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Pine Cone: the conical or rounded woody fruit of a pine tree. "Compact Oxford English Dictionary"
I think children are naturally born collectors of things. I came home today after taking a walk with my four-year-old, very soon to be five-year-old, with my pockets stuffed with pine cones. These beautiful little works of art were fallen in heaps around some average looking trees. I don't know if they are really pine cones. I don't know enough about trees to be sure about the differences between pines and other coniferous trees. I would like to know, but there just seems to be too many little things to know, and this is one of those things that doesn't seem to stick in my memory.
It's the beginning of spring. In the northern latitudes where I live it is just starting to get warmer. Oh, it may seem warm to us; but is 15ºC truly warm? It certainly is not if there's a stiff breeze and you are standing in the shade without the warmth of the sunlight.
And there was a stiff breeze today, but it wasn't enough to hold us back. I took that four-year-old little boy for his first bike ride of the year. Last year he was just a little bit too small to be able to learn to ride his bike. We tried, but things didn't get too far. But this year it was quite different. He was completely ready to learn to ride, of course with training wheels.
We got the bicycle up from our basement where it was in storage. Its tires had gone flat so we had to figure out how our tire pump worked. We got it connected up to that little thing that sticks out of the tire where you fill it with air and the little boy pumped up the tires up. They seemed to be filled just right just at the point where he no longer had any strength to push the pump down anymore.
Perfect. We were ready to go. We got the helmet on his head and left his two-year-old brother behind, who was mourning this fact rather vigorously.
Once we were out of the door and on the sidewalk with a light press of assistance on his back, the little boy pushed down on the petals like we we're trying to learn to do last year; but this time with success! He started moving. He went slowly at first. He needed a little help with parts of the sidewalk that had a slight incline, but he soon built up confidence and picked up speed. Training wheels are a big help.
Soon we had reached a paved bike path in a nearby park and kept going to where the magical trees are. The trees with heaps of freshly fallen pine cones around them. The trees that might, just might, have a golf ball from a nearby golf course underneath them. Wouldn't mom be happy if he could actually find a golf ball, he told me with delight. These were the trees under which the Magpies hide and fly away quickly when they see a four-year-old, soon-to-be five-year-old, running towards them.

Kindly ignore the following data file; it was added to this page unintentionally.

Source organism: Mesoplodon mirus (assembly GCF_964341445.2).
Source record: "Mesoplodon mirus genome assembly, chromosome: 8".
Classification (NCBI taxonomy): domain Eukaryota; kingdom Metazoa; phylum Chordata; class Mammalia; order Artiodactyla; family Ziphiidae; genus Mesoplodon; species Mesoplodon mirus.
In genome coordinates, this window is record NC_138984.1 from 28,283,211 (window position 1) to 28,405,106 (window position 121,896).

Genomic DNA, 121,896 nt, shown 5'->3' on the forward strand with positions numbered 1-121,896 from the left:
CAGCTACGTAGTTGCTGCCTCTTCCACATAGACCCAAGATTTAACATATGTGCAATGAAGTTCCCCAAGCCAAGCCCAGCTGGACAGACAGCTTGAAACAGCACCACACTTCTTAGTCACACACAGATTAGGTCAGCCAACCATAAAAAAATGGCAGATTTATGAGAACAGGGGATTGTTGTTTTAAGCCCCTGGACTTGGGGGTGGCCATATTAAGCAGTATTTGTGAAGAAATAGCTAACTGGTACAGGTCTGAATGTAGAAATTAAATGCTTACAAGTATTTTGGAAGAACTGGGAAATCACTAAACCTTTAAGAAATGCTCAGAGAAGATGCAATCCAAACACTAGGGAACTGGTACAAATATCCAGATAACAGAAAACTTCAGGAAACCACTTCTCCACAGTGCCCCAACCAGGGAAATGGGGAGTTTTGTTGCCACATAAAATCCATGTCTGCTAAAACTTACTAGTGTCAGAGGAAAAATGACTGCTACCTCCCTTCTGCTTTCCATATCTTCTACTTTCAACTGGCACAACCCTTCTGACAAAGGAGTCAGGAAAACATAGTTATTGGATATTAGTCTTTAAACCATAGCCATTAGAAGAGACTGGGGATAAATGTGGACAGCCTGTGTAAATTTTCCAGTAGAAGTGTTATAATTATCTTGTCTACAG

The little boy got off his bike and started to pick up favorite pine cones. Since we didn't have a backpack or a carrier to put the pine cones in, the father's pockets were called into service. I don't know how many pine cones I was requested to stuff into my pockets: 5, 6, maybe even eight. There were big ones and little ones; perhaps from different types of pine trees.
Well, we had to go further. So off we went over a hill across a road and by a prairie field, still dry and dead from the winter, with the wind in our faces and the little boy singing a happy song of his own making. And from time to time the little boy would stop, jump off his bike and dart after some funny artifact of the natural world lying in the grass that was wondrous to him: strange looking branches that had fallen off a tree, and were apparently very good for reaching up to poke at things; ordinary looking little rocks; and even pieces of dirt poked out of the ground with the favorite tree branch. Fortunately, I was not requested to put pieces of dirt into my pocket, and even the stones were left behind eventually. We made it home with the pine cones and a couple small, dead, tree branches that apparently had wondrous properties that were well beyond my simple adult comprehension.
I don't remember the first time I rode a bike and I don't think that he will either. But I do remember the spring time in the years when I was growing up which just seemed so special and wonderful after a long, long cold winter. I don't feel the same way about springtime that I did then and I am not sure that I can truly understand the magic of a pine cone. But I sure enjoyed the cold wind on my face and the funny joyful songs that one little boy sung as he learnt that with wheels we can go faster and easier than we can go on foot.
Because I was sure that I would forget this day, I picked out one of the pine cones from my pocket and brought it inside and it used it to make a photograph. Since I rarely delete any pictures that I take, perhaps many springtime's from now I will be browsing through my photographs and come across this pine cone and maybe recall some of the joy of growing up.
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